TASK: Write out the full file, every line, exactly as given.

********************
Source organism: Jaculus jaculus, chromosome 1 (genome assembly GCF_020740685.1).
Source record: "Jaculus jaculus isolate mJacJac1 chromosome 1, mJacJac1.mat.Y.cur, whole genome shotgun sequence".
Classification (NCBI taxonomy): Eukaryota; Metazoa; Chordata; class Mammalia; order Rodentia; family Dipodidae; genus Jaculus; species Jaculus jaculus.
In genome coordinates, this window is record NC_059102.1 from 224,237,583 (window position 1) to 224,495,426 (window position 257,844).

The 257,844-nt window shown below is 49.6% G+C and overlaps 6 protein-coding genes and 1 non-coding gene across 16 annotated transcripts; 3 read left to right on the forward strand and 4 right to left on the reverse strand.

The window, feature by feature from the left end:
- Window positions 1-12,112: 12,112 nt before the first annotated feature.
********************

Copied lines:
Source organism: Jaculus jaculus, chromosome 1 (genome assembly GCF_020740685.1).
Source record: "Jaculus jaculus isolate mJacJac1 chromosome 1, mJacJac1.mat.Y.cur, whole genome shotgun sequence".
Classification (NCBI taxonomy): Eukaryota; Metazoa; Chordata; class Mammalia; order Rodentia; family Dipodidae; genus Jaculus; species Jaculus jaculus.
In genome coordinates, this window is record NC_059102.1 from 224,237,583 (window position 1) to 224,495,426 (window position 257,844).

The 257,844-nt window shown below is 49.6% G+C and overlaps 6 protein-coding genes and 1 non-coding gene across 16 annotated transcripts; 3 read left to right on the forward strand and 4 right to left on the reverse strand.

The window, feature by feature from the left end:
- Window positions 1-12,112: 12,112 nt before the first annotated feature.